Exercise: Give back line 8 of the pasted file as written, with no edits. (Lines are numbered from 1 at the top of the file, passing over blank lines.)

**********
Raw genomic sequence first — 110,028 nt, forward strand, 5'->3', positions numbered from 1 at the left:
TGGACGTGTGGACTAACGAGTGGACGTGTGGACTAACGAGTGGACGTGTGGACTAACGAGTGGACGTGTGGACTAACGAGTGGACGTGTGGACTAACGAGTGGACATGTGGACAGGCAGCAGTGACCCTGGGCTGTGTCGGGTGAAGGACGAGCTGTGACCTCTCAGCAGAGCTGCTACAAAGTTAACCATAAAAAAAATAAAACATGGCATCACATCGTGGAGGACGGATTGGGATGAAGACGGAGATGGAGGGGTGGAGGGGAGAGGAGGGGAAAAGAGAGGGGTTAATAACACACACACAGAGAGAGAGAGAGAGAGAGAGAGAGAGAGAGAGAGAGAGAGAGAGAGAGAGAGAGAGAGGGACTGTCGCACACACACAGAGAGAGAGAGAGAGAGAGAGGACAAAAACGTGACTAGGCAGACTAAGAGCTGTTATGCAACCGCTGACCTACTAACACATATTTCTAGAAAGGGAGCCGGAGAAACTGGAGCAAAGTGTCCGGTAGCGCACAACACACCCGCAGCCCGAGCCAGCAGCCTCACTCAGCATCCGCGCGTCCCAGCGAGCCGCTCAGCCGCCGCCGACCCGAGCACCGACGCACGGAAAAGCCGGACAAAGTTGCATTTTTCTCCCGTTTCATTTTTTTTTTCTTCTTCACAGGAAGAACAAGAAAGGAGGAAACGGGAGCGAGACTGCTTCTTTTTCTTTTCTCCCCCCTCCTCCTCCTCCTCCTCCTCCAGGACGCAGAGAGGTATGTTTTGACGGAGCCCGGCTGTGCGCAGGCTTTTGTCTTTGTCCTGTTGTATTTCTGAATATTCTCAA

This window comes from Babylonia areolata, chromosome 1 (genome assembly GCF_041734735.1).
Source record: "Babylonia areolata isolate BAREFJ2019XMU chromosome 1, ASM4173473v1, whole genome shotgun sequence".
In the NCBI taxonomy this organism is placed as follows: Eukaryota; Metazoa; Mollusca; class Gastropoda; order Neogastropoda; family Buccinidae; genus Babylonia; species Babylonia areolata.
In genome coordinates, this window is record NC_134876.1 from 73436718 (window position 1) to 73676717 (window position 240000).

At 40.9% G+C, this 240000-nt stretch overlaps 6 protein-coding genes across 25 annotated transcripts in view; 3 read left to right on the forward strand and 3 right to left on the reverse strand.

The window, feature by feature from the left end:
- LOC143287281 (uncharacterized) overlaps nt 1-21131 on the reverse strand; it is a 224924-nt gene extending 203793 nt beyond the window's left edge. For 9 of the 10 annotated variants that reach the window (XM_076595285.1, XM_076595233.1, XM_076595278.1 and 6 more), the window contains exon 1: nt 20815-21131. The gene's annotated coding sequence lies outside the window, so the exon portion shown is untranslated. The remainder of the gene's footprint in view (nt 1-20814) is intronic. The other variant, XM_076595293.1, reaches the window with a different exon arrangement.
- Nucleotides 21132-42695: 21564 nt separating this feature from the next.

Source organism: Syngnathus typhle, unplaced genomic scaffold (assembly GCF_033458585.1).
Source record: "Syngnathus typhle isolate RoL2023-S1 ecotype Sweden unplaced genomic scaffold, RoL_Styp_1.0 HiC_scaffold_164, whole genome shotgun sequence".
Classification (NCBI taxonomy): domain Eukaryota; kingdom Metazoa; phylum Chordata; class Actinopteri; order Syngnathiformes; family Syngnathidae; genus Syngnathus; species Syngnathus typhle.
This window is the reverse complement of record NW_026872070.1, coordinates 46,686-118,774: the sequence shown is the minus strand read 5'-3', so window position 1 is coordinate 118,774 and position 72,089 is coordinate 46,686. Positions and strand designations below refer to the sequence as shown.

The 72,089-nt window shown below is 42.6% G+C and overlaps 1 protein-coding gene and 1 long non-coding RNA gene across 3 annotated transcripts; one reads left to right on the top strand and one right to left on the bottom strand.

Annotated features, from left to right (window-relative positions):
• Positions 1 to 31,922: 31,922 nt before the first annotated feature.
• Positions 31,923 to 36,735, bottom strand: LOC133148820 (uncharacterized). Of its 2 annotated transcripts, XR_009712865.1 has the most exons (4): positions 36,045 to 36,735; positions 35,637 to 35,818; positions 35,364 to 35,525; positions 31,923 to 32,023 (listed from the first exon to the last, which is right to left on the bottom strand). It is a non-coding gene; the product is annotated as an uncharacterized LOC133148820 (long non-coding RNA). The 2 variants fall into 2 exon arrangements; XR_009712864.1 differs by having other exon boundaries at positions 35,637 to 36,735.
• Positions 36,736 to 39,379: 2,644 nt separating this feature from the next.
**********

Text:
The window, feature by feature from the left end: